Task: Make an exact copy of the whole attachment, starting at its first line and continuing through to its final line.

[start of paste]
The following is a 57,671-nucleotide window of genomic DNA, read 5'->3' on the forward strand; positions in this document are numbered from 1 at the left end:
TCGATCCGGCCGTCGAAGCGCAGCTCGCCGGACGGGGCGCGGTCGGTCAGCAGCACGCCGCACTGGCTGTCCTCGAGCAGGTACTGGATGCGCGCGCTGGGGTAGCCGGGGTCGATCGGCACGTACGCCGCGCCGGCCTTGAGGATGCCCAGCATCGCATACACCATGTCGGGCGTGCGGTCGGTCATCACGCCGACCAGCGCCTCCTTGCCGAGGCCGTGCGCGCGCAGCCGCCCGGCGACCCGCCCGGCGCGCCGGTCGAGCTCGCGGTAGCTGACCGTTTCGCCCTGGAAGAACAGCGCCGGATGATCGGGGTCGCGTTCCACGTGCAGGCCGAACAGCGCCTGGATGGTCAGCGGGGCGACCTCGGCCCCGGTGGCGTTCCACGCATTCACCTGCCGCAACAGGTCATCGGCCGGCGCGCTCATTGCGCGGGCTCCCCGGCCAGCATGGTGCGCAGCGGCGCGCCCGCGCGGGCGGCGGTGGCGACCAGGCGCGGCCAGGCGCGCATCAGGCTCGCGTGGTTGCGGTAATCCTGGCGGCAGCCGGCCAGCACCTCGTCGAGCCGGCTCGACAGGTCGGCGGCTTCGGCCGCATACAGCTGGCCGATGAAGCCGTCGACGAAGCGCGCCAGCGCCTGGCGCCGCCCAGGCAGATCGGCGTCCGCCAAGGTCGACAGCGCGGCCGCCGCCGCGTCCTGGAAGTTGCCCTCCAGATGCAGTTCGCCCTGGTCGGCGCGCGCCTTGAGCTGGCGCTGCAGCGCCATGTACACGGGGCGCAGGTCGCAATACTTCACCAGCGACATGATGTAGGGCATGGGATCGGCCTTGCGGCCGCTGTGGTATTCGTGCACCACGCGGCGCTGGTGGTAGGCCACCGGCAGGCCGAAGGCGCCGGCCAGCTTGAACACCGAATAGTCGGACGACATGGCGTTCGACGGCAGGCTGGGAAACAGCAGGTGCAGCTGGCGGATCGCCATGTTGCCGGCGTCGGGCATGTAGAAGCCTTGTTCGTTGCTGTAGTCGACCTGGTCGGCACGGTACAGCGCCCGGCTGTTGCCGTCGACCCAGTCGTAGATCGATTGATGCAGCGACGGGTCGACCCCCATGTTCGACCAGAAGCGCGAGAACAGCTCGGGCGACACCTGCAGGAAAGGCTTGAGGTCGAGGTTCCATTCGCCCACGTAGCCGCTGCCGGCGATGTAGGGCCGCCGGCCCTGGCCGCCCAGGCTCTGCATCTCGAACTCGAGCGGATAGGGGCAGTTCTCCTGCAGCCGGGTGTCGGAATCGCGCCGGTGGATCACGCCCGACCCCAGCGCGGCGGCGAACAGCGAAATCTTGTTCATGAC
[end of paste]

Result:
The following is a 57,671-nucleotide window of genomic DNA, read 5'->3' on the forward strand; positions in this document are numbered from 1 at the left end:
TCGATCCGGCCGTCGAAGCGCAGCTCGCCGGACGGGGCGCGGTCGGTCAGCAGCACGCCGCACTGGCTGTCCTCGAGCAGGTACTGGATGCGCGCGCTGGGGTAGCCGGGGTCGATCGGCACGTACGCCGCGCCGGCCTTGAGGATGCCCAGCATCGCATACACCATGTCGGGCGTGCGGTCGGTCATCACGCCGACCAGCGCCTCCTTGCCGAGGCCGTGCGCGCGCAGCCGCCCGGCGACCCGCCCGGCGCGCCGGTCGAGCTCGCGGTAGCTGACCGTTTCGCCCTGGAAGAACAGCGCCGGATGATCGGGGTCGCGTTCCACGTGCAGGCCGAACAGCGCCTGGATGGTCAGCGGGGCGACCTCGGCCCCGGTGGCGTTCCACGCATTCACCTGCCGCAACAGGTCATCGGCCGGCGCGCTCATTGCGCGGGCTCCCCGGCCAGCATGGTGCGCAGCGGCGCGCCCGCGCGGGCGGCGGTGGCGACCAGGCGCGGCCAGGCGCGCATCAGGCTCGCGTGGTTGCGGTAATCCTGGCGGCAGCCGGCCAGCACCTCGTCGAGCCGGCTCGACAGGTCGGCGGCTTCGGCCGCATACAGCTGGCCGATGAAGCCGTCGACGAAGCGCGCCAGCGCCTGGCGCCGCCCAGGCAGATCGGCGTCCGCCAAGGTCGACAGCGCGGCCGCCGCCGCGTCCTGGAAGTTGCCCTCCAGATGCAGTTCGCCCTGGTCGGCGCGCGCCTTGAGCTGGCGCTGCAGCGCCATGTACACGGGGCGCAGGTCGCAATACTTCACCAGCGACATGATGTAGGGCATGGGATCGGCCTTGCGGCCGCTGTGGTATTCGTGCACCACGCGGCGCTGGTGGTAGGCCACCGGCAGGCCGAAGGCGCCGGCCAGCTTGAACACCGAATAGTCGGACGACATGGCGTTCGACGGCAGGCTGGGAAACAGCAGGTGCAGCTGGCGGATCGCCATGTTGCCGGCGTCGGGCATGTAGAAGCCTTGTTCGTTGCTGTAGTCGACCTGGTCGGCACGGTACAGCGCCCGGCTGTTGCCGTCGACCCAGTCGTAGATCGATTGATGCAGCGACGGGTCGACCCCCATGTTCGACCAGAAGCGCGAGAACAGCTCGGGCGACACCTGCAGGAAAGGCTTGAGGTCGAGGTTCCATTCGCCCACGTAGCCGCTGCCGGCGATGTAGGGCCGCCGGCCCTGGCCGCCCAGGCTCTGCATCTCGAACTCGAGCGGATAGGGGCAGTTCTCCTGCAGCCGGGTGTCGGAATCGCGCCGGTGGATCACGCCCGACCCCAGCGCGGCGGCGAACAGCGAAATCTTGTTCATGAC